Objective:The effect of renal denervation (RDN) on heart rate (HR) in patients with hypertension had been investigated in many studies, but the results were inconsistent. This meta-analysis was performed to evaluate the efficacy of RDN on HR control.Methods:Databases, such as PubMed, EMBASE, Cochrane, and ClinicalTrials.gov, were searched until September 2021. Randomized controlled trials (RCTs) or non-RCTs of RDN in hypertensive patients with outcome indicators, such as HR, were selected. Weighted mean difference (WMD) was calculated for evaluating the changes in HR from baseline using fixed-effects or random-effects models. The Spearman's correlation coefficients were used to identify the relationship between the changes of HR and systolic blood pressure (SBP).Results:In the current meta-analysis, 681 subjects from 16 individual studies were included. This study showed that RDN could reduce office HR in patients with hypertension [WMD = −1.93 (95% CI: −3.00 to −0.85, p &lt; 0.001)]. In addition, 24-h HR and daytime HR were decreased after RDN [WMD = −1.73 (95% CI: −3.51 to −0.31, p = 0.017) and −2.67 (95% CI: −5.02 to −0.32, p = 0.026) respectively], but nighttime HR was not significantly influenced by RDN (WMD = −2.08, 95% CI: −4.57 to 0.42, p = 0.103). We found that the reduction of HR was highly related to the decrease of SBP (r = 0.658, p &lt; 0.05).Conclusion:Renal denervation could reduce office, 24-h, and daytime HR, but does not affect nighttime HR. And the effect is highly associated with blood pressure (BP) control.Systematic Review Registration:https://www.crd.york.ac.uk/PROSPERO, identifier: CRD42021283065.


2022 ◽  
Vol 28 (1) ◽  
Author(s):  
Linda P. Bolin ◽  
Amelia D. Saul ◽  
Lauren L. Bethune Scroggs ◽  
Carolyn Horne

Abstract Background Cardiovascular disease is one of the leading causes of death globally with hypertension being a primary cause of premature death from this disease process. Individuals with a family history of cardiovascular disease and hypertension are at a greater risk for developing the same sequela. Autonomic cardiac control is important in the level of cardiac function. One intervention that is effective in improving cardiovascular function is heart rate variability biofeedback training. The purpose of our study was to determine the effectiveness of heart rate biofeedback training on HRV and blood pressure in individuals with a family history of cardiovascular disease. Methods Thirty-four participants (76.5% female, 22.7 ± 4.3 years) completed a baseline assessment and training using an established short-term HRV protocol followed by two weeks of at-home paced breathing employing a smartphone application. The participants were then reassessed in a biofeedback clinic. Results The participants physiological measures showed a significant increase in means between pre and post intervention of SDNN (t (32) = 2.177, p =.037) and TP, (t (32) = 2.327 p = .026). Correlation noted a medium effect on diastolic blood pressure and high frequency heart rate variability, F, r = .41, n =33, p < .05. A multiple regression with all predictor variables in the model found no significance with diastolic and systolic blood pressure. Conclusions The findings from this pilot study demonstrated that a two-week paced breathing intervention may assist in reducing heart rate and diastolic blood pressure while improving heart rate variability.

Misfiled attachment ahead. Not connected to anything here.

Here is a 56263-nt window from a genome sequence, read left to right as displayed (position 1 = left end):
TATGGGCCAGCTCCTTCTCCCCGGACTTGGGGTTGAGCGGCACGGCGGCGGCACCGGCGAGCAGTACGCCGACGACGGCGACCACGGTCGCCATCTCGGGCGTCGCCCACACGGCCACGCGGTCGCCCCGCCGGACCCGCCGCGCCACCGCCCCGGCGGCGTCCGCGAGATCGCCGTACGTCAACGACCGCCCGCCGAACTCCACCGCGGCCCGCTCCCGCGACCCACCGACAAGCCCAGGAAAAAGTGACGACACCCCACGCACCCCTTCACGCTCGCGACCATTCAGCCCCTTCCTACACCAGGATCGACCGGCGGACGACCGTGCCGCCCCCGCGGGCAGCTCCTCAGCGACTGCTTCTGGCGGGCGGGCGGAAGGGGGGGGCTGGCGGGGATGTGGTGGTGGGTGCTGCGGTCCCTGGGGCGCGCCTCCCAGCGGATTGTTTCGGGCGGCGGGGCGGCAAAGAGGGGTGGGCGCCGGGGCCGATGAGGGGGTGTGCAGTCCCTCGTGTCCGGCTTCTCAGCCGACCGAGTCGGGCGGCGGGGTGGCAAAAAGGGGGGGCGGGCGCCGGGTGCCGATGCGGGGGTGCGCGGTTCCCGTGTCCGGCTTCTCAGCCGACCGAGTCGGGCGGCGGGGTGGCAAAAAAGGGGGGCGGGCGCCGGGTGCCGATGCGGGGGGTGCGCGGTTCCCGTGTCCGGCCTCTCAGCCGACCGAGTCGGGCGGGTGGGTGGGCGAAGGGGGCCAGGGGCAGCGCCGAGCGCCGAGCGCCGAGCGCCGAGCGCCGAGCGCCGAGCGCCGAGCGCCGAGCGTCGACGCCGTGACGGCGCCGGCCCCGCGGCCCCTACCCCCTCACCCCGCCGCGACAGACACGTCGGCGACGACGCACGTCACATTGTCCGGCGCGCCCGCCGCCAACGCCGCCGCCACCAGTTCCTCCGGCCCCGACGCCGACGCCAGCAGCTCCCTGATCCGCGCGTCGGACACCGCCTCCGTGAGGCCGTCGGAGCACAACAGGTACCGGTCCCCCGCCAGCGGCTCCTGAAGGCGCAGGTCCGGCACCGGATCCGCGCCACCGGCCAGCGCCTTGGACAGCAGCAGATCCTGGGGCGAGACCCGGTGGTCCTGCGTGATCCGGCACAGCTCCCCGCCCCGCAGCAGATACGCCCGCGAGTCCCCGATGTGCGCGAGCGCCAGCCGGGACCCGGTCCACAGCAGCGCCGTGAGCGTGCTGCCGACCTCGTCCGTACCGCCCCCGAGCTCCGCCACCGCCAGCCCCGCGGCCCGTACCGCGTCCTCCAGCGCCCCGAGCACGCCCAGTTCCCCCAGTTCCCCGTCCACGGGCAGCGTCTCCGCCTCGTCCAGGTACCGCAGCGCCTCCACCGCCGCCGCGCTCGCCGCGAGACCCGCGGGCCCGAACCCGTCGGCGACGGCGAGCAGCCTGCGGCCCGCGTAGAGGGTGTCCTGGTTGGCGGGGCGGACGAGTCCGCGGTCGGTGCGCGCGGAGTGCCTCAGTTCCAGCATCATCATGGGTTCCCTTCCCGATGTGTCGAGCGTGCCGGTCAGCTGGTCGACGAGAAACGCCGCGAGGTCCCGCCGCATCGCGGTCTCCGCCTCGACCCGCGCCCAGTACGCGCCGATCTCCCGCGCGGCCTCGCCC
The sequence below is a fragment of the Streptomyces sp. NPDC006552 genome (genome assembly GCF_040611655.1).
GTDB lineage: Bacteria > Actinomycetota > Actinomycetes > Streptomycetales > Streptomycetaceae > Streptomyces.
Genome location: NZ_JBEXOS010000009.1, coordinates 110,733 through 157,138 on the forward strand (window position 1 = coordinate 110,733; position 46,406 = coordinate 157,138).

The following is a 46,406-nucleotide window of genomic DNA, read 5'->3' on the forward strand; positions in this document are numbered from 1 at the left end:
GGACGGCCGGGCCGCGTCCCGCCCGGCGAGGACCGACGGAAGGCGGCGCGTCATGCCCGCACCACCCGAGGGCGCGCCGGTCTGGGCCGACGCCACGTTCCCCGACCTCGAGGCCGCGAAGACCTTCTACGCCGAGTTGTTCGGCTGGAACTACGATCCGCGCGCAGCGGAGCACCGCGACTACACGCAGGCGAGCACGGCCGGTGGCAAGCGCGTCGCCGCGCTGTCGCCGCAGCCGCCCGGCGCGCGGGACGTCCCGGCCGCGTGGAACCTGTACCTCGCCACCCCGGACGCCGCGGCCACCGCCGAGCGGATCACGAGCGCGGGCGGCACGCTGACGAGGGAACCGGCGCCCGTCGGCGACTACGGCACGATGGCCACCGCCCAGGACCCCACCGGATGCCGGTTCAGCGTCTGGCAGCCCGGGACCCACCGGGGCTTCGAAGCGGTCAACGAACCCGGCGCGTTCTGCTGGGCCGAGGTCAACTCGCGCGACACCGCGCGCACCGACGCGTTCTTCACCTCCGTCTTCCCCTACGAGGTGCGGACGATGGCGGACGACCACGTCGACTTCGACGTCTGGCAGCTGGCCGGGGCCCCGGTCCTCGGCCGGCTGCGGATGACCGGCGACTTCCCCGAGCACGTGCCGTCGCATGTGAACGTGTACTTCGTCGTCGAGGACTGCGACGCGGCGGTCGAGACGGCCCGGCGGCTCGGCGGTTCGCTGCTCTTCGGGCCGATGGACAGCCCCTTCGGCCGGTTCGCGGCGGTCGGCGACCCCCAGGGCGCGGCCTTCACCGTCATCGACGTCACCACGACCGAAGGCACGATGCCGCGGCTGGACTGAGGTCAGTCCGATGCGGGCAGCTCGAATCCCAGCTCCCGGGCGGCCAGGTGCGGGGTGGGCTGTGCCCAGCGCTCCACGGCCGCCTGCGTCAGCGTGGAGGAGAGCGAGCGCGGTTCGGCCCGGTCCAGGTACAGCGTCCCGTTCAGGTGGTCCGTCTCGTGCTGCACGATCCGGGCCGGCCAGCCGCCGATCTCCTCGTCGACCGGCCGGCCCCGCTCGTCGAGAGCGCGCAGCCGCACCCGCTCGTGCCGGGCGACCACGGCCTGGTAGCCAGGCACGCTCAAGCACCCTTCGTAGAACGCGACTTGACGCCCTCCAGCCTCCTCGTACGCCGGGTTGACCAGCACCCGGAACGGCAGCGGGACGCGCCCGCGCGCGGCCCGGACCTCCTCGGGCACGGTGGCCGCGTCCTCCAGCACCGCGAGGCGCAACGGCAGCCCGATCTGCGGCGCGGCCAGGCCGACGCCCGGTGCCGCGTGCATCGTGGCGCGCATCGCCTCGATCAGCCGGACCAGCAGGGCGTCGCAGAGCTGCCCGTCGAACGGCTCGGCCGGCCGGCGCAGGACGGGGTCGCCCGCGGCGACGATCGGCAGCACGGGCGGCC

2022 ◽  
Vol 8 (1) ◽  
pp. 341-349
Author(s):  
Ajmery Sultana Chowdhury

Background: Oxygen saturation measures the quantity of haemoglobin in the blood that is saturated with oxygen. Hemoglobin is a component of red blood cells that binds oxygen and transports it to outlying tissues. Oxygen is commonly used throughout the world in neonatal units. Injudicious use of Oxygen may not maintain appropriate oxygen status rather can lead to hypoxemia or hyperoxemia, both of the conditions are injurious to neonatal health. Objective: To assess the oxygen saturation in neonate after birth.Methods:A cross-sectional study conducted in the Department of Neonatology BSMMU, Shahbag, Dhaka, Lab Aid Specialized Hospital, Dhaka, Bangladesh from October 2013 to March 2014. A total 317 patients were selected according to selection criteria. The parents were interviewed with a specific pre-designed and pre-tested questionnaire and some information were gathered by document review. All neonate both term and late preterm (˃34weeks) who would not be anticipated for resuscitation was included.Results:A total 317 neonate were selected according to selection criteria. Among the study subjects more than half were male (57.1%). Rests were female (42.9%). Average gestational age of the study subjects was 37.47± 1.16 (SD) with the range of 34-40. On the other hand average birth weight was 2.88±0.46 (SD) with the minimum birth weight 2.0 kg and maximum weight 4.2 kg. Illustrates the median (IQR) heart rate from one to ten min for preterm versus term births. At one to three minutes and at five minutes after birth preterm infants had significantly lower SpO2 measurements. From six to 10 minutes after birth and four minutes after birth there was no significant difference between SpO2 measurements for mode of delivery. Paired sample t test showed that average SpO2 was less in 1 minute[88.42±4.8(SD)] than in 5 minute [94.25±3.5(SD)] and statistically this differences were highly significant (t=24.44, p=0.000). Pearson correlation showed high positive correlation (p=0.000) and correlation co-efficient r=0.479. Correlation was significant at the 0.01 level.Conclusion:It is “normal” to have low oxygen saturation measurements in the first minutes after birth. It takes time for infants to reach oxygen saturation levels described as “normal” in the later postnatal period. Oxygen saturation increased with time i.e., it was more in 5 minutes than in 1 minute and similarly more in 10 minutes than in 5 minutes. Conversely heart rate was found more in one minute than to five and ten minutes. Oxygen saturation was ≥ 90% within 3 to 4 minutes. Significant changes were found in Oxygen saturation by mode of delivery in three minutes & in heart rate by two minutes after birth. At one to ten minutes after birth preterm infants had lower SpO2 measurements.